There’s an interview between Brené Brown and Chase Jarvis. Brené is a vulnerability researcher and story-teller — her life’s work is to study vulnerability, openness, and the practical applications. For happiness purposes.
She talks about empathy; specifically empathy compared with sympathy. Brown says that empathy is powerful because it says, I hear you, I’ve been there, and I know exactly how you feel.
Sympathy, instead, says, Wow, that really does suck and I’m glad that’s happening to you, and not me.
There’s a taboo in our society; we’re not allowed to talk about sadness. Weakness is punished, strength encouraged. But… People are under the illusion that they’re alone. That they’re the only person who feels sad because no one else admits it.
I’m sad fairly often. And I do all the right things — meditation, reading, physical activity, a girlfriend, good friends, and owning a small-time landscaping company. And yet, most every day fluctuates between melancholy. At some point, sadness is always present. I feel some kind of sad most every day.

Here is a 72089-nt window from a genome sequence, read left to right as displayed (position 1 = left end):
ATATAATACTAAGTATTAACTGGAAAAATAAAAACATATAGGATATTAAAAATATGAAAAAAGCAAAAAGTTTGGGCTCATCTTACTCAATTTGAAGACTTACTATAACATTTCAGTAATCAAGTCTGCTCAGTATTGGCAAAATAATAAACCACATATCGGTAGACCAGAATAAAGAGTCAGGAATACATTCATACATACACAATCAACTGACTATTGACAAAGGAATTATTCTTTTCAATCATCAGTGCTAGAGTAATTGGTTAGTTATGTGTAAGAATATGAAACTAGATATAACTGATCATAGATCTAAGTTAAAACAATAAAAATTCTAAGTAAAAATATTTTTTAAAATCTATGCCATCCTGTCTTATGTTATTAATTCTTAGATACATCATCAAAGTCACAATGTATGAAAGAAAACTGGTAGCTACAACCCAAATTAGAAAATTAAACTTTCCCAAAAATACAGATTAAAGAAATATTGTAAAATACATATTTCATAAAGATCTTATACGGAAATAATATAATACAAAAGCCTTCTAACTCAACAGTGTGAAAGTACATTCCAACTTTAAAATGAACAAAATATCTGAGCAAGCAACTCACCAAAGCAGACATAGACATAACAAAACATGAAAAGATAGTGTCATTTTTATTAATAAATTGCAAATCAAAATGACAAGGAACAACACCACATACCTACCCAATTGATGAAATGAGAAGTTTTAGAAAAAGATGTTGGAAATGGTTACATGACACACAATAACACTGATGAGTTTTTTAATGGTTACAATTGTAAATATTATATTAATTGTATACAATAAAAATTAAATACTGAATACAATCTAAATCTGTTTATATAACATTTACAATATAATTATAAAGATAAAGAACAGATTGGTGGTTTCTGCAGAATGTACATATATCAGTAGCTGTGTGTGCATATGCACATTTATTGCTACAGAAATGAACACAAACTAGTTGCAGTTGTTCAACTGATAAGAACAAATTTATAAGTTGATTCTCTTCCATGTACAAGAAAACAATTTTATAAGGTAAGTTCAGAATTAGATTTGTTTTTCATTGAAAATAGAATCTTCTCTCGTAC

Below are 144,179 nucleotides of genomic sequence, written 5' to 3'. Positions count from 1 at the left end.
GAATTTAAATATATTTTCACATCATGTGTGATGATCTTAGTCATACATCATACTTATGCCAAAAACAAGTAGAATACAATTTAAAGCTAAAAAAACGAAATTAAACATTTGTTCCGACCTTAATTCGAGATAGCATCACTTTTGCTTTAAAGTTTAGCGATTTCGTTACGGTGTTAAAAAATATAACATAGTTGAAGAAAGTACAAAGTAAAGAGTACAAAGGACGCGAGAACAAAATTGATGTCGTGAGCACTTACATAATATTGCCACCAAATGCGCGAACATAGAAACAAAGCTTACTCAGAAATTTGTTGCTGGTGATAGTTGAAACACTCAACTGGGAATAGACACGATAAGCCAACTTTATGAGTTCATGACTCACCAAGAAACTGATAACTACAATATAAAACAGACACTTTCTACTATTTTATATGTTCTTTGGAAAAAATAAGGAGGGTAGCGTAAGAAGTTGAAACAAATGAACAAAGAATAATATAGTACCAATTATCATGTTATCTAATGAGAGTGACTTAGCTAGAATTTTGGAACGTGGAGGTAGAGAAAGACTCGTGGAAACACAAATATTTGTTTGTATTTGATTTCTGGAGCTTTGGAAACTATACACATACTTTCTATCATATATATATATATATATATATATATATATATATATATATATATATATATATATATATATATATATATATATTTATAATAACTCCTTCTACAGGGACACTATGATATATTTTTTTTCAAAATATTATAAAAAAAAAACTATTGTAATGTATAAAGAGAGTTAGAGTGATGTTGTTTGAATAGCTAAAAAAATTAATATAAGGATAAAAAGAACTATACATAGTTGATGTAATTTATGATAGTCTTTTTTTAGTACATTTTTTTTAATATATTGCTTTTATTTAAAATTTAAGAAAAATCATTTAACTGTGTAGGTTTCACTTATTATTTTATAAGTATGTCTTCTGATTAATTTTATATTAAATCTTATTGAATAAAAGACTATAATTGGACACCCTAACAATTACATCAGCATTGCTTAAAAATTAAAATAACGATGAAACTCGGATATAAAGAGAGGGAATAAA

And uncertainty plays a large role — uncertainty about this blog is the manifestation of uncertainty in my life. I’m not exactly sure what my blog is: sometimes I write on sadness. Sometimes about travel. Others, books and technology and sometimes I – try – to write motivational pieces.
The point is, even the people who you think have it figured out, don’t. Nobody really knows what in the hell they’re doing. Especially the people who look like they have it figured out because then they’re expected to lead based on the fact they’ve got it together. And in truth, no one is given a handbook for how to live.
I have no illusions that I have it figured out. I have no illusions that I’m a person who has it together particularly well, even. I just know that I feel sadness, uncertainty, and doubt just as often, if not more than other people.
Everyone feels these things. It’s just nice to know, first hand, from people’s mouths, that others feel them too. Because then you’re not alone.